By Megan Rolland
November 28, 2008
As the Soweto Gospel Choir hit the end note of the American national anthem, their impromptu Thanksgiving Day stage — a back porch in Gainesville — collapsed to raucous applause.
The South African choir, which has won two Grammy Awards among other accolades, is in Gainesville for two performances, but they spent Thursday eating a traditional Thanksgiving feast at the home of Michael Blachly, director of University of Florida Performing Arts.
“I think this is a lovely tradition,” said 28-year-old Honey Ncube, as he enjoyed his first Thanksgiving feast. “To me, it’s a wonderful thing, anything that brings together family.”
Ncube has been on tour in the U.S. for more than two months and said he misses his family in the urban city of Soweto, where he was born and raised.
His homesickness isn’t unusual to the 30 members of the choir who attended the dinner and have three weeks left before returning home.
“We’re homesick, and we want to go home,” said Nathi Hadebe, 30. “It’s good because at home we don’t have a holy-day equivalent to Thanksgiving and today we are home. It is a second home for us.”
Blachly said he invited the choir to his home, not only to share American culture, but to extend a home away from home.
“They had their U.S. premiere in 2005, here in Gainesville,” Blachly said. “Before they did National Public Radio, before they did Oprah, before they performed for Nelson Mandela, we had them here. And even to this day, they consider Gainesville to be their American home.”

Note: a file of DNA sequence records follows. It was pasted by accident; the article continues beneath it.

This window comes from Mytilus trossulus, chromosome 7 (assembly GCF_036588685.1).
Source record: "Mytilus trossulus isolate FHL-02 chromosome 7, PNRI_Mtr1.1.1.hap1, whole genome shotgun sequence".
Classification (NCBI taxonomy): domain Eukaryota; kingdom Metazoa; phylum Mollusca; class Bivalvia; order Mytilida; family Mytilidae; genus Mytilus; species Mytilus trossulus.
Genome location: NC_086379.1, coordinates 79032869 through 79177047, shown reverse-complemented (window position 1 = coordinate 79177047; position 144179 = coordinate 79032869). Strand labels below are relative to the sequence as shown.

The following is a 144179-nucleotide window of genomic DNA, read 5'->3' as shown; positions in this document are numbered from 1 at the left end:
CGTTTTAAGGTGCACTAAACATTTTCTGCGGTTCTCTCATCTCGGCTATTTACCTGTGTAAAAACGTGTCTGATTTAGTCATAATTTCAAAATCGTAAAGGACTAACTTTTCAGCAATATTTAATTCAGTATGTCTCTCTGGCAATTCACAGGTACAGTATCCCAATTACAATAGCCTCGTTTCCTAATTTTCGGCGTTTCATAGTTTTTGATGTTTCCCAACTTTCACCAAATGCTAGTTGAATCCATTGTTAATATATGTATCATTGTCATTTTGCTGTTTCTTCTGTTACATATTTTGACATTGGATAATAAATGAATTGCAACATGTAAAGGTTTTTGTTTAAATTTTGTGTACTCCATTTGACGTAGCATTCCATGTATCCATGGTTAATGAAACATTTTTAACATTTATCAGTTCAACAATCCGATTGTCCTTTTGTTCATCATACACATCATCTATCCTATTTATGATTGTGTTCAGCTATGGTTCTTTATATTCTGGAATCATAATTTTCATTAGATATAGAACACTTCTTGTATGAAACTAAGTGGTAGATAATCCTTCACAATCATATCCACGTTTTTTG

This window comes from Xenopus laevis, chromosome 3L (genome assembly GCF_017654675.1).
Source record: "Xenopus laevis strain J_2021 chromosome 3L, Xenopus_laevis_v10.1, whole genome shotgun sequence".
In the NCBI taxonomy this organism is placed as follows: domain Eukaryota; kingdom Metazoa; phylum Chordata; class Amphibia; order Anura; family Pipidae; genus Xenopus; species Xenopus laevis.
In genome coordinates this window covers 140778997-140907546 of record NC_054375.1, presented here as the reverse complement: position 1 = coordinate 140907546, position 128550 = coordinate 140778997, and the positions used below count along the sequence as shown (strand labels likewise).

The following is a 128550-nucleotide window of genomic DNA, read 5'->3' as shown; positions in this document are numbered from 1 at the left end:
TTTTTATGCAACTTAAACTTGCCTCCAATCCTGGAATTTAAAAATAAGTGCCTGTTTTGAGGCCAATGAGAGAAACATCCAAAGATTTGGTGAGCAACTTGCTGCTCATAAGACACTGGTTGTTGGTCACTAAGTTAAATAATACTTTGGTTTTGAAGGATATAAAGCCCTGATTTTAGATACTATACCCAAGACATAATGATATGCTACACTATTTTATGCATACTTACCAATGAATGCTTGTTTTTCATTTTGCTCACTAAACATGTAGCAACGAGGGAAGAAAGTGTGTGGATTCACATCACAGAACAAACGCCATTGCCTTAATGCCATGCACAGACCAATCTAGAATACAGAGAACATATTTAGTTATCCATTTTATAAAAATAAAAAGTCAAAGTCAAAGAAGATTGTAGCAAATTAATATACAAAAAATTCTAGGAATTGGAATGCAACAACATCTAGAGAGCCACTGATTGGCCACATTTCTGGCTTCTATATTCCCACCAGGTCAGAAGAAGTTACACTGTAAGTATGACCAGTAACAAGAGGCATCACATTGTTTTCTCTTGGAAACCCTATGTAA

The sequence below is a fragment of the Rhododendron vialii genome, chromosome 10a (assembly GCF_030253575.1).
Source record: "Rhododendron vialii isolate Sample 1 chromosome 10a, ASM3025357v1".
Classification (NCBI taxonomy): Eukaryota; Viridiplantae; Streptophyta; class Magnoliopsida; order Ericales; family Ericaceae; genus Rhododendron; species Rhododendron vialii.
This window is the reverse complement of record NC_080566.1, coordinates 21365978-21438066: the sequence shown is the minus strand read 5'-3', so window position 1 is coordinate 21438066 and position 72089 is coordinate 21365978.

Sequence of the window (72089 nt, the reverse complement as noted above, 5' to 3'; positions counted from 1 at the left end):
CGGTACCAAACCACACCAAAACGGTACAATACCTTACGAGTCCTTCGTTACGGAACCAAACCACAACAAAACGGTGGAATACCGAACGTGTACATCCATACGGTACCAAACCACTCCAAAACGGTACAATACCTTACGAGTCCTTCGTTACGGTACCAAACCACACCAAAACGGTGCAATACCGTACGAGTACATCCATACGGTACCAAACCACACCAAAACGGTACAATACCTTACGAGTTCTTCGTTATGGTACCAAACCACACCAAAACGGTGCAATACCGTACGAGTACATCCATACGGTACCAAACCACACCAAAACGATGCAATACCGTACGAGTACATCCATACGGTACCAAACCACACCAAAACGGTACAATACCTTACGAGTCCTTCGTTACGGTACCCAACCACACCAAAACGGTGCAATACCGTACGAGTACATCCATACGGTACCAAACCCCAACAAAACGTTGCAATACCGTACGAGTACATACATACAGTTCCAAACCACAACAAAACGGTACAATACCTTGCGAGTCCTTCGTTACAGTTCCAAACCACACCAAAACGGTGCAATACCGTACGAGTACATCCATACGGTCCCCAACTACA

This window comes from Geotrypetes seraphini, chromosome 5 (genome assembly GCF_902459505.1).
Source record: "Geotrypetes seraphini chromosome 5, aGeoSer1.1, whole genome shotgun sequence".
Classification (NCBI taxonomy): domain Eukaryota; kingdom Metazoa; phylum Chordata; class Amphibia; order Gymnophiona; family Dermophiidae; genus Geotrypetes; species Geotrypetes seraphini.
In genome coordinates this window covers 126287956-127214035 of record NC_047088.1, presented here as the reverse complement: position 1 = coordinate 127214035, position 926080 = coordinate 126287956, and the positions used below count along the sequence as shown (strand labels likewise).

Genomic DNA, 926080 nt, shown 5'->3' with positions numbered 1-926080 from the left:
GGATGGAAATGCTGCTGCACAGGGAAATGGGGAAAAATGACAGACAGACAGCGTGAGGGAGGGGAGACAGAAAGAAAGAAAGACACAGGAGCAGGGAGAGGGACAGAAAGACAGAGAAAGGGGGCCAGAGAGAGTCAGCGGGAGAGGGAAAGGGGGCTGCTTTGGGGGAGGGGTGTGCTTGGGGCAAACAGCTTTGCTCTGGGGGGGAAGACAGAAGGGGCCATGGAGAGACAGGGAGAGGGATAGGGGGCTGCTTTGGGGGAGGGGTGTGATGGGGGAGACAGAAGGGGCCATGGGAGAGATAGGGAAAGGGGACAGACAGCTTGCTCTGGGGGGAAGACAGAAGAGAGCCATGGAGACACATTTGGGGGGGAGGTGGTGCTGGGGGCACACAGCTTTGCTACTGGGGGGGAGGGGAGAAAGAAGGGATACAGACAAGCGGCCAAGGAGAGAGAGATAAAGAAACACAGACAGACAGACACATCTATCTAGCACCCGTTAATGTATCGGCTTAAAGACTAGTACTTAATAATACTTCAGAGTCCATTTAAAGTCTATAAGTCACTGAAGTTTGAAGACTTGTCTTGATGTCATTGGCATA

One choir member wore a yellow shirt to Thanksgiving from that fateful, first American performance at the Phillips Center for the Performing Arts with “It all starts here” written on the back.
“It’s about bringing communities together, bringing our worlds together,” Blachly said. “Gainesville is a place that makes a difference.”
Thembisa Khuzwayo, 29, a dancer in tonight’s performance, said that having traveled much of the world she is accustomed to picking up new traditions.
“You have to learn to just adapt,” Khuzwayo said.
For example, in America, they introduce clips of songs into their traditional African music that the audience will recognize, such as “Amazing Grace” or “Oh Happy Day.”
The newest element of their performance — just kicked off for the holidays in Gainesville — is a grand finale of Christmas carols, Khuzwayo said.
Before Gainesville, the choir was touring the northeast, including New York, New Jersey and most recently North Carolina, where it snowed.
Ncube said Florida is a nice break. “It reminds me of home, actually, with the tropics,” Ncube said.
All told, Michael Blachly and his wife, Judy, hosted 45 people for Thanksgiving dinner with a grand finale performance on their back porch.
The choir performed the South Africa national anthem, which contains several of South Africa’s official languages, and then joined the other Thanksgiving guests in a rendition of “The Star-Spangled Banner.”
When the porch collapsed, Judy Blachly calmly proclaimed the choir had literally “brought down the house.”